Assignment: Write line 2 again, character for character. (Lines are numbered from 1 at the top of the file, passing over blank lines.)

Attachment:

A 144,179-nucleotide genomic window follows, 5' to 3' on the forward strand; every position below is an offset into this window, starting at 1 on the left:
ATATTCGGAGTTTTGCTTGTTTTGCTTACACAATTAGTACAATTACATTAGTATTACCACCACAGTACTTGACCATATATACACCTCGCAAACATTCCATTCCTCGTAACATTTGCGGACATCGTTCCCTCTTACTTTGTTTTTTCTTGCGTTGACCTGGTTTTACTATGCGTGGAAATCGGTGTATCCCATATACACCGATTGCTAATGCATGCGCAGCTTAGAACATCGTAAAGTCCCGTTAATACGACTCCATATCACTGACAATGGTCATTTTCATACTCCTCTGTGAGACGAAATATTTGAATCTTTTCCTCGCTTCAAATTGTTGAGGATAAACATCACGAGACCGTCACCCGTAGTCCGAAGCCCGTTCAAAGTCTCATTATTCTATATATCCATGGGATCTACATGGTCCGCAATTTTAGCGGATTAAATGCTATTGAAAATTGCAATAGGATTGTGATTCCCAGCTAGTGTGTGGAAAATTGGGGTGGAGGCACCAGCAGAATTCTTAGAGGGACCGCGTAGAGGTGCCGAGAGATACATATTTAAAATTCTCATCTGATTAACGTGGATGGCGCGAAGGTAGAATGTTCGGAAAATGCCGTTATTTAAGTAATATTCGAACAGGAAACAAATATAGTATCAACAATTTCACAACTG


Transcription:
ATATTCGGAGTTTTGCTTGTTTTGCTTACACAATTAGTACAATTACATTAGTATTACCACCACAGTACTTGACCATATATACACCTCGCAAACATTCCATTCCTCGTAACATTTGCGGACATCGTTCCCTCTTACTTTGTTTTTTCTTGCGTTGACCTGGTTTTACTATGCGTGGAAATCGGTGTATCCCATATACACCGATTGCTAATGCATGCGCAGCTTAGAACATCGTAAAGTCCCGTTAATACGACTCCATATCACTGACAATGGTCATTTTCATACTCCTCTGTGAGACGAAATATTTGAATCTTTTCCTCGCTTCAAATTGTTGAGGATAAACATCACGAGACCGTCACCCGTAGTCCGAAGCCCGTTCAAAGTCTCATTATTCTATATATCCATGGGATCTACATGGTCCGCAATTTTAGCGGATTAAATGCTATTGAAAATTGCAATAGGATTGTGATTCCCAGCTAGTGTGTGGAAAATTGGGGTGGAGGCACCAGCAGAATTCTTAGAGGGACCGCGTAGAGGTGCCGAGAGATACATATTTAAAATTCTCATCTGATTAACGTGGATGGCGCGAAGGTAGAATGTTCGGAAAATGCCGTTATTTAAGTAATATTCGAACAGGAAACAAATATAGTATCAACAATTTCACAACTG